Illustration by Clara Nicoll

Clerical life: Why am I such a bad patient?

I keep finding myself slipping into priest mode—even when I’m in hospital
April 25, 2024

The easiest and cheapest way to get to the Cambridge University Hospitals from here is to drive over the hill to the Park and Ride, leave the car and catch a bus. The hospital is the first stop. This knowledge wouldn’t have been useful back in the days when I was driving my husband in for his appointments, because he couldn’t have managed the walk from the car to the bus and from the bus to the door. But it’s useful to me now. Now that I’m going in as a patient, that is. Not as a patient’s wife and advocate, not as a priest visiting parishioners, not as someone learning hospital chaplaincy, as I once did, and have the certificate somewhere to prove it. When I go into hospital these days, it’s generally as someone whose innards are being investigated. 

I go in by myself, just as I do when going in to see a parishioner. There’s nobody to worry about me. This is liberating. My hospital chaplaincy training, Clinical Pastoral Education, aimed to get trainee clergy to pay attention to the memories and personal defences we were bringing with us into the ward and learn to put them to one side, the better to understand what we were being told by the patients we visited—and to notice what was being said in the silences. Now I’m finding it disconcerting to turn that model on its head and notice how I’m responding in this new role. 

And it is a role. I appreciate now how well my husband took it on. The summary of his appointment with the Macmillan nurse invariably began with the phrase, “This pleasant gentleman.” Not everyone gets this compliment, I’m told. When Geoffrey was in to have his gallbladder removed, he began chatting with the man in the next bed, a young soldier who’d sustained an injury on exercises. Before we knew it, the soldier, drip stand and all, was making an excursion to the main concourse to fetch Geoffrey a coffee: an extra tall skinny latte with a shot of vanilla, to be precise.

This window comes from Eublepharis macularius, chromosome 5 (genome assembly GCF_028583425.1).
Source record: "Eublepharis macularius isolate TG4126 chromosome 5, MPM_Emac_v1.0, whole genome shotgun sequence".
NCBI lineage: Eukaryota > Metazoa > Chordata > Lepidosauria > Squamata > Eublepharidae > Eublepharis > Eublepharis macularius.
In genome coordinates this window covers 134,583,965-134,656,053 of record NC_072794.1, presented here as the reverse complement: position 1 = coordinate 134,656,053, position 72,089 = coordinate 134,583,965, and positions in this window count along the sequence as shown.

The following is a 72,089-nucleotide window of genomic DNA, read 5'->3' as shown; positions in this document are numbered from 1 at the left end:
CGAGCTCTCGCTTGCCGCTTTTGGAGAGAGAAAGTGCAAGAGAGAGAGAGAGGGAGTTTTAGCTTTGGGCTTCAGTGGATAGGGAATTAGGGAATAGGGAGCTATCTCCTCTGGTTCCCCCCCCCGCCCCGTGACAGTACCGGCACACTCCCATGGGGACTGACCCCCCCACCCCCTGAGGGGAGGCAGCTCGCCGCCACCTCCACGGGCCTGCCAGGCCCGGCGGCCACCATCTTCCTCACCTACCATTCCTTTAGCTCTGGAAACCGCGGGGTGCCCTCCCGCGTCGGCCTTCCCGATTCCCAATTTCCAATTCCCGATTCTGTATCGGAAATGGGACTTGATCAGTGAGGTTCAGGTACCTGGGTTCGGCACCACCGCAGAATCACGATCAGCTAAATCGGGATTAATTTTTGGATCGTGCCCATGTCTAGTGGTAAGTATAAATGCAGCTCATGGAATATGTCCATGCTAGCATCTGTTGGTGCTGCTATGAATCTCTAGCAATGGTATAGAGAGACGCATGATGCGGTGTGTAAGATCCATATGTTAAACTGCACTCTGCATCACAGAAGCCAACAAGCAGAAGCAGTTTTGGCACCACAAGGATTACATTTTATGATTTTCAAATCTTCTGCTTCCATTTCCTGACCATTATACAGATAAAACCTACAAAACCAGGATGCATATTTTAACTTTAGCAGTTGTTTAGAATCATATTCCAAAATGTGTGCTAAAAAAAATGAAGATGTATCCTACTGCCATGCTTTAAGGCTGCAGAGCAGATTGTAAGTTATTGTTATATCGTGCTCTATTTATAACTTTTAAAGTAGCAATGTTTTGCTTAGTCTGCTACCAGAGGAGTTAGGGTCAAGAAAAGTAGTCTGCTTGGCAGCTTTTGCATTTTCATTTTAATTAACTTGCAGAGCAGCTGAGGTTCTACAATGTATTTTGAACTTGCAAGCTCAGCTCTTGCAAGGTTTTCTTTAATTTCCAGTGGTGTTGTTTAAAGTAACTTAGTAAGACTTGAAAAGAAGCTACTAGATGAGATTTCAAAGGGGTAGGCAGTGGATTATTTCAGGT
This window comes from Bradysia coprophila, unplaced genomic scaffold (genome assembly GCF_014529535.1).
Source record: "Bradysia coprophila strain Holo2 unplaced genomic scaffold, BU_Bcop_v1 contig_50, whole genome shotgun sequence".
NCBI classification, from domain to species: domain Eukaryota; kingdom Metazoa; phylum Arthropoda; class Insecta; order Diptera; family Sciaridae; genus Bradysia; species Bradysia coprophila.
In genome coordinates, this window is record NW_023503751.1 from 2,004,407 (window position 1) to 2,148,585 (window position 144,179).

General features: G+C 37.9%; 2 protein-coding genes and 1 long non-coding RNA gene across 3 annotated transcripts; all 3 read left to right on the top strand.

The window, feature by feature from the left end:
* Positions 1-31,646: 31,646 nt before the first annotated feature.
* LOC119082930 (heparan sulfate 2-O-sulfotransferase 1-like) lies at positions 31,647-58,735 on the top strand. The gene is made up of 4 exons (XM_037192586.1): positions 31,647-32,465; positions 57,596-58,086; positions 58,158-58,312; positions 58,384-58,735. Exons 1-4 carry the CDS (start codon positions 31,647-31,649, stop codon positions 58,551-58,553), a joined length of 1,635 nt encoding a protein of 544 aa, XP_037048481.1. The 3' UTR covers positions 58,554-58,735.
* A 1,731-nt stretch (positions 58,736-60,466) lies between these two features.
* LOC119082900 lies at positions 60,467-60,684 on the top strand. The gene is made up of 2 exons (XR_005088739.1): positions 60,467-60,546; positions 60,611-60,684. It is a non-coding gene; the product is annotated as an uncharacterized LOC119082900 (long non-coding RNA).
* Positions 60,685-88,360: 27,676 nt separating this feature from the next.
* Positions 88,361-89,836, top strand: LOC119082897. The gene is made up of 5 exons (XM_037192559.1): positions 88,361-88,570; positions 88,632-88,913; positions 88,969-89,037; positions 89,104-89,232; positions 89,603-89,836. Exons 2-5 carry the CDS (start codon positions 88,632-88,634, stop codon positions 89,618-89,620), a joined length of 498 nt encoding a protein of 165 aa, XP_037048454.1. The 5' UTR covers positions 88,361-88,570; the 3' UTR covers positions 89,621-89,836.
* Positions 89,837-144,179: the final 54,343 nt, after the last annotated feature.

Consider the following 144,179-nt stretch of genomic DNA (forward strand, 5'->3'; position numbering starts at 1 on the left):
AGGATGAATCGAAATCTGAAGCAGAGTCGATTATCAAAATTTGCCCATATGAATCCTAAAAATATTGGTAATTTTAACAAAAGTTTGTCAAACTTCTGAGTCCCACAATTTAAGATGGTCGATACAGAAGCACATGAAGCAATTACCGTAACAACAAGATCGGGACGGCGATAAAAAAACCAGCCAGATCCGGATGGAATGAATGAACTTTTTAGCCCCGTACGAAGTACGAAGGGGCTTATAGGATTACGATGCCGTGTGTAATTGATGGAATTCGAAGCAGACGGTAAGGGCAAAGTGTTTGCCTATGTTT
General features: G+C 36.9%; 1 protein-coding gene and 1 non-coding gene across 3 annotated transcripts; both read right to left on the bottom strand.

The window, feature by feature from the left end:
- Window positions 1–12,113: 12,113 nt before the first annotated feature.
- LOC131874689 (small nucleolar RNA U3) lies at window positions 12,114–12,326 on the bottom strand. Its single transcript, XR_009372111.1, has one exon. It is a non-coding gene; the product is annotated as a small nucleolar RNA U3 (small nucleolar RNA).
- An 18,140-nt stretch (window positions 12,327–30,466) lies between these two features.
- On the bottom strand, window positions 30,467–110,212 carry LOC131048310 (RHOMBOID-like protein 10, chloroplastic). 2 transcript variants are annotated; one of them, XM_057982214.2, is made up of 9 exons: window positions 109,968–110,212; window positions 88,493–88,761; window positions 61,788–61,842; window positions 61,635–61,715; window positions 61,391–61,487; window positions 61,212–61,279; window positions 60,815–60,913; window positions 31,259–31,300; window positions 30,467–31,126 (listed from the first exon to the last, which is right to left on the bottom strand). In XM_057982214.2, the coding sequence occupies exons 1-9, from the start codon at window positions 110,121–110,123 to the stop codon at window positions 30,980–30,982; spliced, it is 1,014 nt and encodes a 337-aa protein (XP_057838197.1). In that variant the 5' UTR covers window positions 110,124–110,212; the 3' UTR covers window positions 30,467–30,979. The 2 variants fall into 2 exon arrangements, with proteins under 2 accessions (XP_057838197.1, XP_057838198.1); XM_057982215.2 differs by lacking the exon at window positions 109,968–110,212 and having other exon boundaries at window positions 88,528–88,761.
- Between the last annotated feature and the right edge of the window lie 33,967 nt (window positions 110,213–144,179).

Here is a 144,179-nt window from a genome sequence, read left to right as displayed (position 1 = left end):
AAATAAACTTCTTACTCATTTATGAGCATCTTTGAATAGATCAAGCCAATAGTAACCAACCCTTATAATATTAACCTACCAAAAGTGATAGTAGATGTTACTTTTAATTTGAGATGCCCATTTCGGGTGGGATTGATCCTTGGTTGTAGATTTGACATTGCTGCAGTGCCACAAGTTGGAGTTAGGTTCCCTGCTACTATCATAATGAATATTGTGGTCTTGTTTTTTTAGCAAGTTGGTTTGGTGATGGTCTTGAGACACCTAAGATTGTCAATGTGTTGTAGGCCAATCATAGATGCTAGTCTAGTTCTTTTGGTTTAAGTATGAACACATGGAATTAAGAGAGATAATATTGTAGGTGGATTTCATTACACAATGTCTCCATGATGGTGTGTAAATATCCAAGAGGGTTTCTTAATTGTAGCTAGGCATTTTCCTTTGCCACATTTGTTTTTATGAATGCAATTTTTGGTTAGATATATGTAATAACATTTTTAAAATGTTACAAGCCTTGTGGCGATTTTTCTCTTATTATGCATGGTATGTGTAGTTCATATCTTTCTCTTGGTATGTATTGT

A few years later, in for a week with his multiple co-morbidities, Geoffrey discovered that the lady who brought round the menus had a humanities degree from the University of Lagos and they chatted about Wole Soyinka and Ngũgĩ wa Thiong’o, both of whom Geoffrey had known in Leeds, and Chinua Achebe and Christopher Okigbo, whom he’d known in Ibadan. He never grumbled. He endeared himself to the staff, though with doctors he was more guarded, coming, as he said, from the class that automatically doffs and twists its cap in the presence of the medical profession. 

It wasn’t just for the orange juice or the latte: it was also for the sense of human connection you need when you’re lying there feeling helpless

His family wondered out loud whether he might be being just a bit manipulative, particularly when the soldier returned with the latte. We were unduly harsh. Geoffrey had learned his survival skills as the only child on a ward in the Bromsgrove Cottage Hospital in 1943, when he had his mastoid surgery and woke up with half his hearing gone and a roaring in his head that never went away. He needed friends there, and he made them. It wasn’t just for the orange juice or the latte: it was also for the sense of human connection you need when you’re lying there feeling helpless in the strange self-contained world of the hospital.  

At the end of a long day, padding along a corridor in my socks, pants and a hospital gown, my sympathies are with the radiographer, on her last thread of energy and patience, who had to find a free machine and accompany me to it. So I listen to her. Why can’t I just be a patient? My collar is with the rest of my stuff, half a mile down the corridor, in a locker. But still, I’ve gone into chaplaincy mode. What’s going on here? Is it the indelible nature of vocation? 

When I was doing my chaplaincy training at St Elizabeth’s Hospital in Boston, one of the patients I saw was an old-school Catholic priest. As I went into his room, he was soaking his dropsical leg in a foot-bath and needed a hand to lift it out and dry it. He turned out to be a prison chaplain. I can only remember fragments of the meeting: his hugely swollen leg, the pattern on his white and blue hospital gown, which was tied at the back, and what he said to the young murderers and old gangsters on his watch: “I tell them that they were made for glory.”